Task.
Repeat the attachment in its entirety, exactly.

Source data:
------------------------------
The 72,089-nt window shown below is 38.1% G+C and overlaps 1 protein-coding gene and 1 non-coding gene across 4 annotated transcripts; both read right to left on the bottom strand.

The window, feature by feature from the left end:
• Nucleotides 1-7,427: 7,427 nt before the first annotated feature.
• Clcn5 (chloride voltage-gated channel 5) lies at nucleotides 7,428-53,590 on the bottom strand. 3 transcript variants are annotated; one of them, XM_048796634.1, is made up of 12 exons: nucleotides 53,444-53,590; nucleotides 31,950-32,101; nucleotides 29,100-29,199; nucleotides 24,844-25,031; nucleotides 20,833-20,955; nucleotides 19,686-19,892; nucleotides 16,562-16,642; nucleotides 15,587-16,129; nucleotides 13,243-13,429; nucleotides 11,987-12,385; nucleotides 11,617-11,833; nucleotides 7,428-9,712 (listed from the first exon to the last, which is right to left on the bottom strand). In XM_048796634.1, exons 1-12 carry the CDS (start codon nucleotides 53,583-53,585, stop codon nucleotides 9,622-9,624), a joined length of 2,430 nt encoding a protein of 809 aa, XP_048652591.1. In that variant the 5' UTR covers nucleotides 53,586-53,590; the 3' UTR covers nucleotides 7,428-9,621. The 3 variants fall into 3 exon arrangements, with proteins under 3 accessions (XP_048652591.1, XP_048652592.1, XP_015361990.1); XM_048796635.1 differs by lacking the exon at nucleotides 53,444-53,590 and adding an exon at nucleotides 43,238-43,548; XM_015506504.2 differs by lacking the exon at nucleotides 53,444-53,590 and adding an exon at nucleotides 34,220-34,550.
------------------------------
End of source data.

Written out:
The 72,089-nt window shown below is 38.1% G+C and overlaps 1 protein-coding gene and 1 non-coding gene across 4 annotated transcripts; both read right to left on the bottom strand.

The window, feature by feature from the left end:
• Nucleotides 1-7,427: 7,427 nt before the first annotated feature.
• Clcn5 (chloride voltage-gated channel 5) lies at nucleotides 7,428-53,590 on the bottom strand. 3 transcript variants are annotated; one of them, XM_048796634.1, is made up of 12 exons: nucleotides 53,444-53,590; nucleotides 31,950-32,101; nucleotides 29,100-29,199; nucleotides 24,844-25,031; nucleotides 20,833-20,955; nucleotides 19,686-19,892; nucleotides 16,562-16,642; nucleotides 15,587-16,129; nucleotides 13,243-13,429; nucleotides 11,987-12,385; nucleotides 11,617-11,833; nucleotides 7,428-9,712 (listed from the first exon to the last, which is right to left on the bottom strand). In XM_048796634.1, exons 1-12 carry the CDS (start codon nucleotides 53,583-53,585, stop codon nucleotides 9,622-9,624), a joined length of 2,430 nt encoding a protein of 809 aa, XP_048652591.1. In that variant the 5' UTR covers nucleotides 53,586-53,590; the 3' UTR covers nucleotides 7,428-9,621. The 3 variants fall into 3 exon arrangements, with proteins under 3 accessions (XP_048652591.1, XP_048652592.1, XP_015361990.1); XM_048796635.1 differs by lacking the exon at nucleotides 53,444-53,590 and adding an exon at nucleotides 43,238-43,548; XM_015506504.2 differs by lacking the exon at nucleotides 53,444-53,590 and adding an exon at nucleotides 34,220-34,550.